Some of the literary works Fremont cites include Yeats’ “The Second Coming,” Kafka’s “The Metamorphosis,” and a good bit of Shakespeare. But what animates him more than the canon are the concepts, the big ideas behind the big writers. Those powerful ideas are what get him into trouble, what make him push the boundaries. For a teacher, he’s very anti-school, telling his invisible students “You learn despite school, not because of it” and giving them the assignment to skip classes for a day. In his last class, he wishes his students failure, exile, and abject degradation, so that they might find the strength and grace to go on. Hallmark probably couldn’t find a worse greeting card writer.
Doyle, who plays Fremont, had a long career in theater but now works mostly as an audiobook narrator and also teaches at Ross. “Fremont’s Farewell,” in the multiple versions it’s been performed as previously, is the first time he and Raebeck have collaborated. This was the first show Doyle’s done since the pandemic, and he spoke of the challenges in a recent interview post-rehearsal.
“Bits of it are coming back to me, but I’ve still got a lot of work to do to really find the focus of every moment. It’s kind of mercurial,” Doyle said. “[Fremont] dodges around from thing to thing … There’s eventually a through-line, but he’s a little bit inconsistent in how he gets there really, just flying off on tangents and then steering it back around. To make those sound as if they are just coming to me out of the blue is kind of difficult, but [jokingly] it’s called acting.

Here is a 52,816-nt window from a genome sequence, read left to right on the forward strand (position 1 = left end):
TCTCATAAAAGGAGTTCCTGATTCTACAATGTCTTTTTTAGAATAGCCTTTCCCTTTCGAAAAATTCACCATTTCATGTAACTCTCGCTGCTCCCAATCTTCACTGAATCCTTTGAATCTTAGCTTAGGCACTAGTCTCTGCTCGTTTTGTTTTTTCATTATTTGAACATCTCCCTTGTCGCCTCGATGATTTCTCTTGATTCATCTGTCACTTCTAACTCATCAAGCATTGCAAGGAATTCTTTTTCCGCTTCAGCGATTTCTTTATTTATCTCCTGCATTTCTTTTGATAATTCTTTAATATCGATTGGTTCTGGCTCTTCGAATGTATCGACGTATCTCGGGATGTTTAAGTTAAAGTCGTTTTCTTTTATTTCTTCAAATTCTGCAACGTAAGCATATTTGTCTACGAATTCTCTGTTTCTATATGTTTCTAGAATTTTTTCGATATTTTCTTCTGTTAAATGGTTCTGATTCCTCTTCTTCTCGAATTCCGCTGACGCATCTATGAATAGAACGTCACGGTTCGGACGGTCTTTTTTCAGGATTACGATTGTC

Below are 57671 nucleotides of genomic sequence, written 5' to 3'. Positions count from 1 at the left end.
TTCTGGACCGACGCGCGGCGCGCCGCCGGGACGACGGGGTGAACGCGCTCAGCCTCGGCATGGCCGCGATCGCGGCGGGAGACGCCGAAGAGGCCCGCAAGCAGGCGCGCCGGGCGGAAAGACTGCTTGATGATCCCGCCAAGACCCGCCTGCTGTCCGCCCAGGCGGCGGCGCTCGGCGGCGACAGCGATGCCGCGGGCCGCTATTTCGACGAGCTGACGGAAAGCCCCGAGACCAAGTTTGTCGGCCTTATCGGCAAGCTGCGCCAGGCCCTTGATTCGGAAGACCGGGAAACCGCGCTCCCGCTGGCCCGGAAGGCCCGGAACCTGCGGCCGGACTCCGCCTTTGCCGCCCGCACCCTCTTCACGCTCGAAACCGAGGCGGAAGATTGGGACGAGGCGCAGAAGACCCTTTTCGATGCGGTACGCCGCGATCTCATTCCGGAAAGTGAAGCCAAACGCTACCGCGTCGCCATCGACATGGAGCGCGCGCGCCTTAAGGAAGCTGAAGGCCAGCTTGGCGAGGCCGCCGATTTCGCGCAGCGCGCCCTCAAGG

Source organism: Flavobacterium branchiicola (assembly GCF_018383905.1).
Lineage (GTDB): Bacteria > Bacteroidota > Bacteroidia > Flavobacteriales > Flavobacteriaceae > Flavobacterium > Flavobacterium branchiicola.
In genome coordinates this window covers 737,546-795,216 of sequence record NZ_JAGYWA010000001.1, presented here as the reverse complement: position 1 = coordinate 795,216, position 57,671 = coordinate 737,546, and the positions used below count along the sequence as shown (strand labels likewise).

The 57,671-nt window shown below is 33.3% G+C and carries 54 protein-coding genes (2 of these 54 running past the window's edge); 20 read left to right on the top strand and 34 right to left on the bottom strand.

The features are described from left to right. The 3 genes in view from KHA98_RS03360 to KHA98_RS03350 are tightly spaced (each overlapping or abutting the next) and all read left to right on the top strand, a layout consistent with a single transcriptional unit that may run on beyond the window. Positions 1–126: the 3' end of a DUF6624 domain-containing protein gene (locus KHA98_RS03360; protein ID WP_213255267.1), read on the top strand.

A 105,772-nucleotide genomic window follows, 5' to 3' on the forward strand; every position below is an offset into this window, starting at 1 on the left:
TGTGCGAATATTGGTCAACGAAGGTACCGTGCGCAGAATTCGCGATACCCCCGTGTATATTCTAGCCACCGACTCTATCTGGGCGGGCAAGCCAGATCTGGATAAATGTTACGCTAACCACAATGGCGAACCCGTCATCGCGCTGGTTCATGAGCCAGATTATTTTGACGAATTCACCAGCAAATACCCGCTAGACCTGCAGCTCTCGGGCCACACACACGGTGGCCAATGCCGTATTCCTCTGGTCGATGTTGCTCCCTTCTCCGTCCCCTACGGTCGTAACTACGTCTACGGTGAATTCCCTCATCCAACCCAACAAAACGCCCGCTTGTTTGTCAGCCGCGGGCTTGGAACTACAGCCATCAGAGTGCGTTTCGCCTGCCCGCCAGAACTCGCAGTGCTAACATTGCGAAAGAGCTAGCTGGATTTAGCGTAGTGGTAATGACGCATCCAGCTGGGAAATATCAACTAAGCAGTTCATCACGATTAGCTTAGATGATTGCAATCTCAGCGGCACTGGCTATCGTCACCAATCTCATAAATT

“One is an actor after all, I suppose,” he added. “It’s not the easiest piece I’ve ever done.”
With his recording work, there’s always another take, another run through of a paragraph. On stage, there’s no backup, especially if you’re performing alone, with minimal staging.
“This is, it’s very different. I mean, an audiobook is a performance, but you have a safety net … Whenever you’re on stage, you have to imagine that everyone’s looking at you, you can’t hide, you can’t relax, because if you do it’ll stick out like a sore thumb,” Doyle said. “Being the only person as the focus of the audience’s attention is a whole extra pressure.”
Another thread that runs through the play is the inherent tension within teaching: the boundary between being just an instructor and becoming a friend, or a caregiver. An episode within the play is partially based on Raebeck’s own experience teaching in New York City.
“One of my favorite scenes in the play is where he goes and visits this student of his who writes this poem called, “F— the SAT,” Raebeck explained. “Corey Johnson [the student character] is a kid who gets passed around from foster home to foster home. He lives in six foster homes, gets caught in a fire, his face gets burned badly. He goes into the hospital for cosmetic surgery. Fremont goes and visits him, and he has this scene where he backs off and the kid wants him to be there for him and Fremont can’t quite deliver.
“You can’t be an intimate. You can’t be a father figure, but you can be a supportive teacher,” he added. “He draws this boundary, and backs off, and regrets it … A lot of it is autobiographical in spirit, but the details get jacked up.”
Fremont’s Farewell will be screening on LTV public access station, for more information on LTV visit www.ltveh.org/. Shelby Raebeck is currently working on selling his novel. His most recent book, which includes “Fremont’s Farewell,” is “Night Life: New and Selected Stories.”